Quantitative gait dysfunction and risk of cognitive decline and dementia

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Abstract

Background: Identifying quantitative gait markers of preclinical dementia may lead to new insights into early disease stages, improve diagnostic assessments and identify new preventive strategies. Objective: To examine the relationship of quantitative gait parameters to decline in specific cognitive domains as well as the risk of developing dementia in older adults. Methods: We conducted a prospective cohort study nested within a community based ageing study. Of the 427 subjects aged 70 years and older with quantitative gait assessments, 399 were dementia-free at baseline. Results: Over 5 years of follow-up (median 2 years), 33 subjects developed dementia. Factor analysis was used to reduce eight baseline quantitative gait parameters to three independent factors representing pace, rhythm and variability. In linear models, a 1 point increase on the rhythm factor was associated with further memory decline (by 107%), whereas the pace factor was associated with decline on executive function measured by the digit symbol substitution (by 29%) and letter fluency (by 92%) tests. In Cox models adjusted for age, sex and education, a 1 point increase on baseline rhythm (hazard ratio (HR) 1.48; 95% CI 1.03 to 2.14) and variability factor scores (HR 1.37; 95% CI 1.05 to 1.78) was associated with increased risk of dementia. The pace factor predicted the risk of developing vascular dementia (HR 1.60; 95% CI 1.06 to 2.41). Conclusion: Our findings indicate that quantitative gait measures predict future risk of cognitive decline and dementia in initially non-demented older adults.

Original languageEnglish (US)
Pages (from-to)929-935
Number of pages7
JournalJournal of Neurology, Neurosurgery and Psychiatry
Volume78
Issue number9
DOIs
StatePublished - Sep 2007

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Gait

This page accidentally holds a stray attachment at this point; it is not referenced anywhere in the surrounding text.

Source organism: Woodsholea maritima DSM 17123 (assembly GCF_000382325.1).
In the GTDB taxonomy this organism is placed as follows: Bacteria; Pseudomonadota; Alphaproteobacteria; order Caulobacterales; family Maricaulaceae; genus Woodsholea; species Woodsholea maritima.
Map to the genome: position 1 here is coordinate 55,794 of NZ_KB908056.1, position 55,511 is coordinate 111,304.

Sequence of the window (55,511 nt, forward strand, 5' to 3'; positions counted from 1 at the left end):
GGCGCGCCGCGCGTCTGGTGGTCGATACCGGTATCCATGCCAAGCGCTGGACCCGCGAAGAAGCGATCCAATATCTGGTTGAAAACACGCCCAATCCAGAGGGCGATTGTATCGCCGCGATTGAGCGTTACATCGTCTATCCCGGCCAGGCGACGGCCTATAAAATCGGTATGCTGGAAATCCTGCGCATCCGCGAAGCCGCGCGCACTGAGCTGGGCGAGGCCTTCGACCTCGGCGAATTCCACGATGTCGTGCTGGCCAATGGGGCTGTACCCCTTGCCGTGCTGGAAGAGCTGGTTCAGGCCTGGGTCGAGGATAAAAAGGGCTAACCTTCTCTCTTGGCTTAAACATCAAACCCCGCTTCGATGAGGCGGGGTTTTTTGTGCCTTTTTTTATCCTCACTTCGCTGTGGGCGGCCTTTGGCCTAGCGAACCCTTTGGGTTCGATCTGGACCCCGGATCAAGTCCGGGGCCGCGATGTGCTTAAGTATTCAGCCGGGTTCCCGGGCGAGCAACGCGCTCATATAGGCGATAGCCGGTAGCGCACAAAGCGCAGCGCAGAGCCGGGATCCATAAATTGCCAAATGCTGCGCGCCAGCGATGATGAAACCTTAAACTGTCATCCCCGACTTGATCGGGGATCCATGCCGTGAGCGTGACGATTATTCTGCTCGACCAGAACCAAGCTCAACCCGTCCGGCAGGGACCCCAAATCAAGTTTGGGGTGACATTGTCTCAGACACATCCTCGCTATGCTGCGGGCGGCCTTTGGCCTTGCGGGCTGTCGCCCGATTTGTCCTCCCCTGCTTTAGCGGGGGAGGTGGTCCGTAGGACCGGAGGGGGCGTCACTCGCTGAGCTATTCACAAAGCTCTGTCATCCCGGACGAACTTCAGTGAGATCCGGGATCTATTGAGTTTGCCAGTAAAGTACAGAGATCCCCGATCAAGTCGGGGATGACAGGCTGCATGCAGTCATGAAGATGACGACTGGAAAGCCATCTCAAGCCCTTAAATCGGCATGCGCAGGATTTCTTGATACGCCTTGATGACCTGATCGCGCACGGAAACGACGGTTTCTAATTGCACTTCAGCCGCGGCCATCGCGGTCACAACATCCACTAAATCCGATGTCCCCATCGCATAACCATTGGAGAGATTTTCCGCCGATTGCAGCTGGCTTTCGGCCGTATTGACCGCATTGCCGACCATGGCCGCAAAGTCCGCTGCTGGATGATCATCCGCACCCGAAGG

Dementia
Vascular Dementia
Sex Education
Executive Function
Proportional Hazards Models
Statistical Factor Analysis
Cognitive Dysfunction
Linear Models
Cohort Studies
Prospective Studies

ASJC Scopus subject areas

  • Neuropsychology and Physiological Psychology
  • Neuroscience(all)
  • Psychiatry and Mental health

Cite this

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title = "Quantitative gait dysfunction and risk of cognitive decline and dementia",
abstract = "Background: Identifying quantitative gait markers of preclinical dementia may lead to new insights into early disease stages, improve diagnostic assessments and identify new preventive strategies. Objective: To examine the relationship of quantitative gait parameters to decline in specific cognitive domains as well as the risk of developing dementia in older adults. Methods: We conducted a prospective cohort study nested within a community based ageing study. Of the 427 subjects aged 70 years and older with quantitative gait assessments, 399 were dementia-free at baseline. Results: Over 5 years of follow-up (median 2 years), 33 subjects developed dementia. Factor analysis was used to reduce eight baseline quantitative gait parameters to three independent factors representing pace, rhythm and variability. In linear models, a 1 point increase on the rhythm factor was associated with further memory decline (by 107{\%}), whereas the pace factor was associated with decline on executive function measured by the digit symbol substitution (by 29{\%}) and letter fluency (by 92{\%}) tests. In Cox models adjusted for age, sex and education, a 1 point increase on baseline rhythm (hazard ratio (HR) 1.48; 95{\%} CI 1.03 to 2.14) and variability factor scores (HR 1.37; 95{\%} CI 1.05 to 1.78) was associated with increased risk of dementia. The pace factor predicted the risk of developing vascular dementia (HR 1.60; 95{\%} CI 1.06 to 2.41). Conclusion: Our findings indicate that quantitative gait measures predict future risk of cognitive decline and dementia in initially non-demented older adults.",